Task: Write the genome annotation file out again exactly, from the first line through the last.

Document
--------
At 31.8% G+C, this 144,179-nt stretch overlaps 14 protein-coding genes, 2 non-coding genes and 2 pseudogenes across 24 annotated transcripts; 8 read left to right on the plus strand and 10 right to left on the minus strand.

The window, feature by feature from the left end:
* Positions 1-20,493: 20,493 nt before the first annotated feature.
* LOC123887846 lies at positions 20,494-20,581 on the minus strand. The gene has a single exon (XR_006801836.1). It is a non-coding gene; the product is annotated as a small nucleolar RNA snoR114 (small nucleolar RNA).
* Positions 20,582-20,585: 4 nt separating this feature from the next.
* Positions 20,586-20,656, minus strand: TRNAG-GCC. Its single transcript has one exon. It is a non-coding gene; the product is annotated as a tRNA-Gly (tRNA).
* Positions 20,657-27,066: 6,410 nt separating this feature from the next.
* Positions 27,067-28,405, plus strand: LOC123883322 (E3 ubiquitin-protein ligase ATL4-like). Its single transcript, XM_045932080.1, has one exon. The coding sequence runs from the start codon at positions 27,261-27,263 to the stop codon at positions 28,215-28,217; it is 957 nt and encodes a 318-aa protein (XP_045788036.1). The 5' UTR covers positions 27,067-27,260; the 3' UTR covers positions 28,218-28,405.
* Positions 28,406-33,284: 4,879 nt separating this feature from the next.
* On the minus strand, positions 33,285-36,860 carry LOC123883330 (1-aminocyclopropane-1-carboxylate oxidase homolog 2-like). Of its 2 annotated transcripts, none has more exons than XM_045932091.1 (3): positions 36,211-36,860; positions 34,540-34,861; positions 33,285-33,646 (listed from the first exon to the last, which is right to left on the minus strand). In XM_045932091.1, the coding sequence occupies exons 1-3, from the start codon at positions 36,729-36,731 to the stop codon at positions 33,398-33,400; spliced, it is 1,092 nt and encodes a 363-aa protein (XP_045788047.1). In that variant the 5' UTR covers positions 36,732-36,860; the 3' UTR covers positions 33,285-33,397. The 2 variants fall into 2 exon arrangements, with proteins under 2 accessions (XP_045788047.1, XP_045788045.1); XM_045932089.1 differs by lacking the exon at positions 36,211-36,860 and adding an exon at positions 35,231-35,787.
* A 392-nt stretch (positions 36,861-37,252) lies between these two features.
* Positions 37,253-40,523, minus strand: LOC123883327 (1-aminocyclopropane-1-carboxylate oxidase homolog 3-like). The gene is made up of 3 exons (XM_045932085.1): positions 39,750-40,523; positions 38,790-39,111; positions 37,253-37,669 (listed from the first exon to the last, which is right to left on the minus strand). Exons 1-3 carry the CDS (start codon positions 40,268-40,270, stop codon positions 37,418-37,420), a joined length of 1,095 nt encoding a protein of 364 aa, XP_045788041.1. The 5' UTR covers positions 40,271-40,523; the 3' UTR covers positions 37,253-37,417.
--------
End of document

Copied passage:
At 31.8% G+C, this 144,179-nt stretch overlaps 14 protein-coding genes, 2 non-coding genes and 2 pseudogenes across 24 annotated transcripts; 8 read left to right on the plus strand and 10 right to left on the minus strand.

The window, feature by feature from the left end:
* Positions 1-20,493: 20,493 nt before the first annotated feature.
* LOC123887846 lies at positions 20,494-20,581 on the minus strand. The gene has a single exon (XR_006801836.1). It is a non-coding gene; the product is annotated as a small nucleolar RNA snoR114 (small nucleolar RNA).
* Positions 20,582-20,585: 4 nt separating this feature from the next.
* Positions 20,586-20,656, minus strand: TRNAG-GCC. Its single transcript has one exon. It is a non-coding gene; the product is annotated as a tRNA-Gly (tRNA).
* Positions 20,657-27,066: 6,410 nt separating this feature from the next.
* Positions 27,067-28,405, plus strand: LOC123883322 (E3 ubiquitin-protein ligase ATL4-like). Its single transcript, XM_045932080.1, has one exon. The coding sequence runs from the start codon at positions 27,261-27,263 to the stop codon at positions 28,215-28,217; it is 957 nt and encodes a 318-aa protein (XP_045788036.1). The 5' UTR covers positions 27,067-27,260; the 3' UTR covers positions 28,218-28,405.
* Positions 28,406-33,284: 4,879 nt separating this feature from the next.
* On the minus strand, positions 33,285-36,860 carry LOC123883330 (1-aminocyclopropane-1-carboxylate oxidase homolog 2-like). Of its 2 annotated transcripts, none has more exons than XM_045932091.1 (3): positions 36,211-36,860; positions 34,540-34,861; positions 33,285-33,646 (listed from the first exon to the last, which is right to left on the minus strand). In XM_045932091.1, the coding sequence occupies exons 1-3, from the start codon at positions 36,729-36,731 to the stop codon at positions 33,398-33,400; spliced, it is 1,092 nt and encodes a 363-aa protein (XP_045788047.1). In that variant the 5' UTR covers positions 36,732-36,860; the 3' UTR covers positions 33,285-33,397. The 2 variants fall into 2 exon arrangements, with proteins under 2 accessions (XP_045788047.1, XP_045788045.1); XM_045932089.1 differs by lacking the exon at positions 36,211-36,860 and adding an exon at positions 35,231-35,787.
* A 392-nt stretch (positions 36,861-37,252) lies between these two features.
* Positions 37,253-40,523, minus strand: LOC123883327 (1-aminocyclopropane-1-carboxylate oxidase homolog 3-like). The gene is made up of 3 exons (XM_045932085.1): positions 39,750-40,523; positions 38,790-39,111; positions 37,253-37,669 (listed from the first exon to the last, which is right to left on the minus strand). Exons 1-3 carry the CDS (start codon positions 40,268-40,270, stop codon positions 37,418-37,420), a joined length of 1,095 nt encoding a protein of 364 aa, XP_045788041.1. The 5' UTR covers positions 40,271-40,523; the 3' UTR covers positions 37,253-37,417.